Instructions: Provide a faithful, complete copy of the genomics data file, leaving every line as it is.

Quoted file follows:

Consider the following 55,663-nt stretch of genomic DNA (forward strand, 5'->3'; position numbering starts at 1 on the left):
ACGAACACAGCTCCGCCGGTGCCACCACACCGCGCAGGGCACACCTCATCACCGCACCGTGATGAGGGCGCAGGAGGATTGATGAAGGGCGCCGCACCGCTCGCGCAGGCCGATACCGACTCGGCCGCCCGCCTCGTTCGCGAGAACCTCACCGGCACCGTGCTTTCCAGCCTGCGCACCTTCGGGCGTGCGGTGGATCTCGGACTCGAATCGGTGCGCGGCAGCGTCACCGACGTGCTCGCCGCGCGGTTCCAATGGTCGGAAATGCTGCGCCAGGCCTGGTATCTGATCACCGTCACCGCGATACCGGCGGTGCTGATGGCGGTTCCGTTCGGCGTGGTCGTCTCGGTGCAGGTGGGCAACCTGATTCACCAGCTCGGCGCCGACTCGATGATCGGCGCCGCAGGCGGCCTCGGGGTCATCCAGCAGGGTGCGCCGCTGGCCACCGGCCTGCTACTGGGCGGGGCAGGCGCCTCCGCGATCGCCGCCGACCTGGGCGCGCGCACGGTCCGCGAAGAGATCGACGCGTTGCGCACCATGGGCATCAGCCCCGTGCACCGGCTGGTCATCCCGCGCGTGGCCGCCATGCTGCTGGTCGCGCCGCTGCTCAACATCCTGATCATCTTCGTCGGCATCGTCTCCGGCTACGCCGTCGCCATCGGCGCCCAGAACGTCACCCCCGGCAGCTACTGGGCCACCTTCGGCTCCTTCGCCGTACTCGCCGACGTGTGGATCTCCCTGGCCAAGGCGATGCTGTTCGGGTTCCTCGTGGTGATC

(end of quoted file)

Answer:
Consider the following 55,663-nt stretch of genomic DNA (forward strand, 5'->3'; position numbering starts at 1 on the left):
ACGAACACAGCTCCGCCGGTGCCACCACACCGCGCAGGGCACACCTCATCACCGCACCGTGATGAGGGCGCAGGAGGATTGATGAAGGGCGCCGCACCGCTCGCGCAGGCCGATACCGACTCGGCCGCCCGCCTCGTTCGCGAGAACCTCACCGGCACCGTGCTTTCCAGCCTGCGCACCTTCGGGCGTGCGGTGGATCTCGGACTCGAATCGGTGCGCGGCAGCGTCACCGACGTGCTCGCCGCGCGGTTCCAATGGTCGGAAATGCTGCGCCAGGCCTGGTATCTGATCACCGTCACCGCGATACCGGCGGTGCTGATGGCGGTTCCGTTCGGCGTGGTCGTCTCGGTGCAGGTGGGCAACCTGATTCACCAGCTCGGCGCCGACTCGATGATCGGCGCCGCAGGCGGCCTCGGGGTCATCCAGCAGGGTGCGCCGCTGGCCACCGGCCTGCTACTGGGCGGGGCAGGCGCCTCCGCGATCGCCGCCGACCTGGGCGCGCGCACGGTCCGCGAAGAGATCGACGCGTTGCGCACCATGGGCATCAGCCCCGTGCACCGGCTGGTCATCCCGCGCGTGGCCGCCATGCTGCTGGTCGCGCCGCTGCTCAACATCCTGATCATCTTCGTCGGCATCGTCTCCGGCTACGCCGTCGCCATCGGCGCCCAGAACGTCACCCCCGGCAGCTACTGGGCCACCTTCGGCTCCTTCGCCGTACTCGCCGACGTGTGGATCTCCCTGGCCAAGGCGATGCTGTTCGGGTTCCTCGTGGTGATC